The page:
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Drugs for alcohol dependence

Drugs for alcohol dependence
Drugs for alcohol dependence
There is good evidence for the use of pharmacological treatments to improve outcomes in patients with alcohol use disorders (AUD). The management of acute withdrawal should include a high risk of suspicion for Wernicke–Korsakoff Syndrome, necessitating treatment with parenteral high-potency B vitamins (Pabrinex®). Benzodiazepines in reducing doses should be used in conjunction with a continuing treatment plan after detox (detox). The relapse prevention medications acamprosate and naltrexone should be considered in all patients with moderate to severe alcohol dependence wishing to maintain abstinence. Disulfiram can be considered as a second-line treatment, but should be initiated by a specialist. Nalmefene has been shown to be effective in patients with mild dependence wishing to reduce their alcohol consumption. Baclofen has a temporary indication in France, and may have a role in patients with co-morbid liver disease and anxiety, but its efficacy remains unproven.
1357-3039
761-763
Sinclair, Julia
be3e54d5-c6da-4950-b0ba-3cb8cdcab13c
Sinclair, Julia
be3e54d5-c6da-4950-b0ba-3cb8cdcab13c

Sinclair, Julia (2016) Drugs for alcohol dependence. [in special issue: Psychiatry Part 2 of 2] Medicine, 44 (12), 761-763. (doi:10.1016/j.mpmed.2016.09.016).

Record type: Article

Abstract

There is good evidence for the use of pharmacological treatments to improve outcomes in patients with alcohol use disorders (AUD). The management of acute withdrawal should include a high risk of suspicion for Wernicke–Korsakoff Syndrome, necessitating treatment with parenteral high-potency B vitamins (Pabrinex®). Benzodiazepines in reducing doses should be used in conjunction with a continuing treatment plan after detox (detox). The relapse prevention medications acamprosate and naltrexone should be considered in all patients with moderate to severe alcohol dependence wishing to maintain abstinence. Disulfiram can be considered as a second-line treatment, but should be initiated by a specialist. Nalmefene has been shown to be effective in patients with mild dependence wishing to reduce their alcohol consumption. Baclofen has a temporary indication in France, and may have a role in patients with co-morbid liver disease and anxiety, but its efficacy remains unproven.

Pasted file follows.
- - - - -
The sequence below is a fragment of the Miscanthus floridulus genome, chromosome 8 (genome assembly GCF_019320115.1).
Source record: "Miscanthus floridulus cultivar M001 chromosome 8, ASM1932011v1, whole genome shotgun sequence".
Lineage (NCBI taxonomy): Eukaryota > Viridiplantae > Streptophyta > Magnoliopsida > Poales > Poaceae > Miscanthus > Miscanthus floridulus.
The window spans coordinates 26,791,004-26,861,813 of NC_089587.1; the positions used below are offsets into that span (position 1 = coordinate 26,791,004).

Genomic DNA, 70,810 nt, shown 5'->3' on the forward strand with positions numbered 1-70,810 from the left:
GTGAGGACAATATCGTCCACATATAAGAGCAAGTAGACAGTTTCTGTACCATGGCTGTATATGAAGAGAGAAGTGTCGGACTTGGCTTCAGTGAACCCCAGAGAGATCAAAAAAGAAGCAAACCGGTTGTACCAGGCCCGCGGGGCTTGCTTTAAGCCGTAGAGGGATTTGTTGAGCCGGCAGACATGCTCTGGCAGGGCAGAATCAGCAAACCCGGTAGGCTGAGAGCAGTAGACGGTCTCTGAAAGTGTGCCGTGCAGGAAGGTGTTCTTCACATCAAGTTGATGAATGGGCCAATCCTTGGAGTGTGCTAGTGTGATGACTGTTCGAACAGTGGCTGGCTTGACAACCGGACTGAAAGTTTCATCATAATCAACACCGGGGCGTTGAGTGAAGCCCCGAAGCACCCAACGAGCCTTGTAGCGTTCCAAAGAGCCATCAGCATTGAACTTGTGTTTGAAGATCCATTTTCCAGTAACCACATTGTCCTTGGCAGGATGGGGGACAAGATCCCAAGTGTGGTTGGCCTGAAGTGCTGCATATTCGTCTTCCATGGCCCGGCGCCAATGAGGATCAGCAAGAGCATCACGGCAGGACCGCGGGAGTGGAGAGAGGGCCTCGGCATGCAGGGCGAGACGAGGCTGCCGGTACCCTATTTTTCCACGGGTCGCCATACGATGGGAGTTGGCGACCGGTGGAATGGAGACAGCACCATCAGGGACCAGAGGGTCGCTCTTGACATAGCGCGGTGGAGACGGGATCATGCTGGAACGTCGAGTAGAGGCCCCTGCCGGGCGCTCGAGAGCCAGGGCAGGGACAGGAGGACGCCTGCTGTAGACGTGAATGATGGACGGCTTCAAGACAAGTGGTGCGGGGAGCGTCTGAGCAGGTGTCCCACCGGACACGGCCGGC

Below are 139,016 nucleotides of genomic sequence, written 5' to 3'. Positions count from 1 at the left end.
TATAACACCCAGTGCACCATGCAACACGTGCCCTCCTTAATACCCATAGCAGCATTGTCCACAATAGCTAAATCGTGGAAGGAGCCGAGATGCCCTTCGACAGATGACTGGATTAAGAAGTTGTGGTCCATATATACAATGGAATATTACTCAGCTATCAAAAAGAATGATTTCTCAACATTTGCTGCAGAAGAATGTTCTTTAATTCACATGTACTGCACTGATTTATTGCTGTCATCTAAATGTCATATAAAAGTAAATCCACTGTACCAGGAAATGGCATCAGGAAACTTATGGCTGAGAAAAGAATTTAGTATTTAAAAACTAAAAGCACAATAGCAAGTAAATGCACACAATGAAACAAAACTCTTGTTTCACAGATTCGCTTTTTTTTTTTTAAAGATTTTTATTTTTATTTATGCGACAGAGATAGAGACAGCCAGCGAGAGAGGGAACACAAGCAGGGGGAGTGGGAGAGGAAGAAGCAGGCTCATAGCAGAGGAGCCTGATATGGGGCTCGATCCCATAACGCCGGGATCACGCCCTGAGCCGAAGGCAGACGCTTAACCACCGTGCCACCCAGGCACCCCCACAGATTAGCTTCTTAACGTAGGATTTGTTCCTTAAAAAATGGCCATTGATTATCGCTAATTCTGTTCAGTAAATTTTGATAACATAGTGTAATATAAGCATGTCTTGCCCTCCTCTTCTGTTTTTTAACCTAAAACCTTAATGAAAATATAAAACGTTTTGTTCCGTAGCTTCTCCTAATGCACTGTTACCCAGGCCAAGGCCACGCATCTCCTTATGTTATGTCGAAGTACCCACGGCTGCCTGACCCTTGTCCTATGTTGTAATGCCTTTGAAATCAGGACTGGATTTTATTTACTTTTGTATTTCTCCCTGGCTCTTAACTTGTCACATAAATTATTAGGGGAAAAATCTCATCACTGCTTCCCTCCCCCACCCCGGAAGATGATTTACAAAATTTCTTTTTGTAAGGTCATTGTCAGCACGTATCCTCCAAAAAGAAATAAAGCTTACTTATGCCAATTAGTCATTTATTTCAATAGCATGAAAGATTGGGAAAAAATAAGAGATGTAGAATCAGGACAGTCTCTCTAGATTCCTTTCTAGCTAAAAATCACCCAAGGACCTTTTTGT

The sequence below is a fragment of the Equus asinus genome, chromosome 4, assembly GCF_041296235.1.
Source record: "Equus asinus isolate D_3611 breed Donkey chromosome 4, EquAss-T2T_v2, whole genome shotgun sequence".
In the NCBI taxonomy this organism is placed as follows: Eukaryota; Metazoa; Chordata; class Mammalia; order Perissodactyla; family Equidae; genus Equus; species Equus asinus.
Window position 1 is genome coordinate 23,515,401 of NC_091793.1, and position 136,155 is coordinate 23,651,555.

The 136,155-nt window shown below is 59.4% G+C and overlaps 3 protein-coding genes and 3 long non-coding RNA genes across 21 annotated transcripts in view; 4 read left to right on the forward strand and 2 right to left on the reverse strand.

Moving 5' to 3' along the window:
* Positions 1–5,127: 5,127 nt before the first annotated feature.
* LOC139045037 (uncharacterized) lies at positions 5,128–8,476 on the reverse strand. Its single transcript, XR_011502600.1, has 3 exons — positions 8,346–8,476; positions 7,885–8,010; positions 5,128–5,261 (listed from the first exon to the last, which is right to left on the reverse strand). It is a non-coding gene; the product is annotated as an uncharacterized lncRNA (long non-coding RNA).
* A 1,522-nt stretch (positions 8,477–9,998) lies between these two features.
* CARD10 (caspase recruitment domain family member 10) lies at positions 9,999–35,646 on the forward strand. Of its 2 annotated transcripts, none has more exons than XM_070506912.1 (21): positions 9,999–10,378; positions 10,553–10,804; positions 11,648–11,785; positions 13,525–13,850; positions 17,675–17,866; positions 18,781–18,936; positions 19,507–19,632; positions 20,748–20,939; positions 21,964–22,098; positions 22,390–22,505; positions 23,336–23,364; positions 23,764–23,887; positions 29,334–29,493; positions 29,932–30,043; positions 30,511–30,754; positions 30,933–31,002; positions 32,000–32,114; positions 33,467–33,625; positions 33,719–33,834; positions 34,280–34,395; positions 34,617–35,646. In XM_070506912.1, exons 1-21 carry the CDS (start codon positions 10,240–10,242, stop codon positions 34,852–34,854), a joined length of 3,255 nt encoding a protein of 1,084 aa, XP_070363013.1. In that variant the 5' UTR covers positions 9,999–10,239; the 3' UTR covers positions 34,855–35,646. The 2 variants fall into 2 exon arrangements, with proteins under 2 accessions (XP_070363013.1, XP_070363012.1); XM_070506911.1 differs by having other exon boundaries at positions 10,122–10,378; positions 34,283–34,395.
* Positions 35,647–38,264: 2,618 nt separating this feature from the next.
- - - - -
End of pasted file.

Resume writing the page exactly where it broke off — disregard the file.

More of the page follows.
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More information

e-pub ahead of print date: 26 October 2016
Published date: December 2016
Organisations: Clinical & Experimental Sciences

Identifiers

Local EPrints ID: 404698
URI: https://eprints.soton.ac.uk/id/eprint/404698
ISSN: 1357-3039
PURE UUID: c59d35fd-4b19-4fbf-b07a-4cc2c05c5efa
ORCID for Julia Sinclair: ORCID iD orcid.org/0000-0002-1905-2025

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Date deposited: 20 Jan 2017 14:00
Last modified: 20 Jul 2019 05:28

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